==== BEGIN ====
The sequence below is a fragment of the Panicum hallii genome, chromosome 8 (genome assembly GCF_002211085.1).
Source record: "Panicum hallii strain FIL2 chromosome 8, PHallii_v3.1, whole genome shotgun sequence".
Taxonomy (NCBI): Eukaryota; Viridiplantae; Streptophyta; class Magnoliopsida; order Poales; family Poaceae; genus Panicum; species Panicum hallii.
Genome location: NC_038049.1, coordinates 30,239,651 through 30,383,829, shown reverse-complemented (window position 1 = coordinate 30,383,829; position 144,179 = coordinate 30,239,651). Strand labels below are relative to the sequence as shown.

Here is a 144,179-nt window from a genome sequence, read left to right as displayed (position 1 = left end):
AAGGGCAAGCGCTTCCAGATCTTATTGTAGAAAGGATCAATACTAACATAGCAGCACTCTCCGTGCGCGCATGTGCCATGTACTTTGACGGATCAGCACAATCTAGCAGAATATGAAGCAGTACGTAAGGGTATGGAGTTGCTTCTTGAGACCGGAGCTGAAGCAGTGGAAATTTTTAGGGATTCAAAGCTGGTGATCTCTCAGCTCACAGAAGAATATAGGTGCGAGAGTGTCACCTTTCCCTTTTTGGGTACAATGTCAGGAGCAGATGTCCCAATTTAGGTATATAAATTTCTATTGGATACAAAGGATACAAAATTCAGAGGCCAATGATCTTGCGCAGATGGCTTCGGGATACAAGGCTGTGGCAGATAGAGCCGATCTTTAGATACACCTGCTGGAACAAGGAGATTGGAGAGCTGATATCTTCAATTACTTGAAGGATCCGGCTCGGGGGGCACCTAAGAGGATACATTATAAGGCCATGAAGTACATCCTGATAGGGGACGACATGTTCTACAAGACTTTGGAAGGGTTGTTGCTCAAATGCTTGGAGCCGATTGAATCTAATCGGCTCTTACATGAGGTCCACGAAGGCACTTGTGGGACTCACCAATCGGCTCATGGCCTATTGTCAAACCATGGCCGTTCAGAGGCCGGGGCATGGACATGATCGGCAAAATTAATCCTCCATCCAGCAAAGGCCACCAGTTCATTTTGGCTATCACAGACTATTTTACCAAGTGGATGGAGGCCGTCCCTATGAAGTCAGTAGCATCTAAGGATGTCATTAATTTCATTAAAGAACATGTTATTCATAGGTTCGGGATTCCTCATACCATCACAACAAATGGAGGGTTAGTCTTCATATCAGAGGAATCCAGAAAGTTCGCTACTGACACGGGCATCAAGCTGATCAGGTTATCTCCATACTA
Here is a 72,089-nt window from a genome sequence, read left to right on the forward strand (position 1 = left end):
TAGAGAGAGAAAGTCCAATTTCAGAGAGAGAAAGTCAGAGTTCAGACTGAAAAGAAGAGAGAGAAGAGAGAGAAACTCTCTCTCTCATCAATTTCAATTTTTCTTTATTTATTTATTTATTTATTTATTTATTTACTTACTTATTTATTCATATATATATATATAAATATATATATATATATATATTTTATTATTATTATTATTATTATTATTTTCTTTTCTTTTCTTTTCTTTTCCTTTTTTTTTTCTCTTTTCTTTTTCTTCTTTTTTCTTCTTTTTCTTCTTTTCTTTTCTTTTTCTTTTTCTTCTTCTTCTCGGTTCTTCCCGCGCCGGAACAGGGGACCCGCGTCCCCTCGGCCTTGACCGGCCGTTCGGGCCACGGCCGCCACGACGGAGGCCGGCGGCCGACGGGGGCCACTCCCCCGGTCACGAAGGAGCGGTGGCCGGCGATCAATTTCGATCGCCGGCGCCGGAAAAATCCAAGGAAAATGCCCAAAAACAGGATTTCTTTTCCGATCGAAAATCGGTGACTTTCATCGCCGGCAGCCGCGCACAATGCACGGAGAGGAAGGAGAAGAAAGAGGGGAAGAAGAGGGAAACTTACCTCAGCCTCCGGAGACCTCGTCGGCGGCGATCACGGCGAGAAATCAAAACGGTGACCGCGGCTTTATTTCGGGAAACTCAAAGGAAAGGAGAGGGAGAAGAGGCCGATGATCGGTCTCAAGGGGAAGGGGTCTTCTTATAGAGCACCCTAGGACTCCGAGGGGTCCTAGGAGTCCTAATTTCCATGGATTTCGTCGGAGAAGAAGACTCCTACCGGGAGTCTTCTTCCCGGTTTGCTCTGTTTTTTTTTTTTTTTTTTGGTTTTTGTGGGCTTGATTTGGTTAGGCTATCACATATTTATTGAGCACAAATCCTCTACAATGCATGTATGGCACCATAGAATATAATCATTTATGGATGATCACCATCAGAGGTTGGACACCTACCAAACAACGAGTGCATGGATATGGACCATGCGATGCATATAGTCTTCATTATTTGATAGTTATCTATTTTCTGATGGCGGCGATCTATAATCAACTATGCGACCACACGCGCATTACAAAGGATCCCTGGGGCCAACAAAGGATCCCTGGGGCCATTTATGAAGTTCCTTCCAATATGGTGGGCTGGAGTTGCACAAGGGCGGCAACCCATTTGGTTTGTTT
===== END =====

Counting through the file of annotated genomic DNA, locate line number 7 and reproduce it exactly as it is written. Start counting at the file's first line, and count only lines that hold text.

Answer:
Here is a 72,089-nt window from a genome sequence, read left to right on the forward strand (position 1 = left end):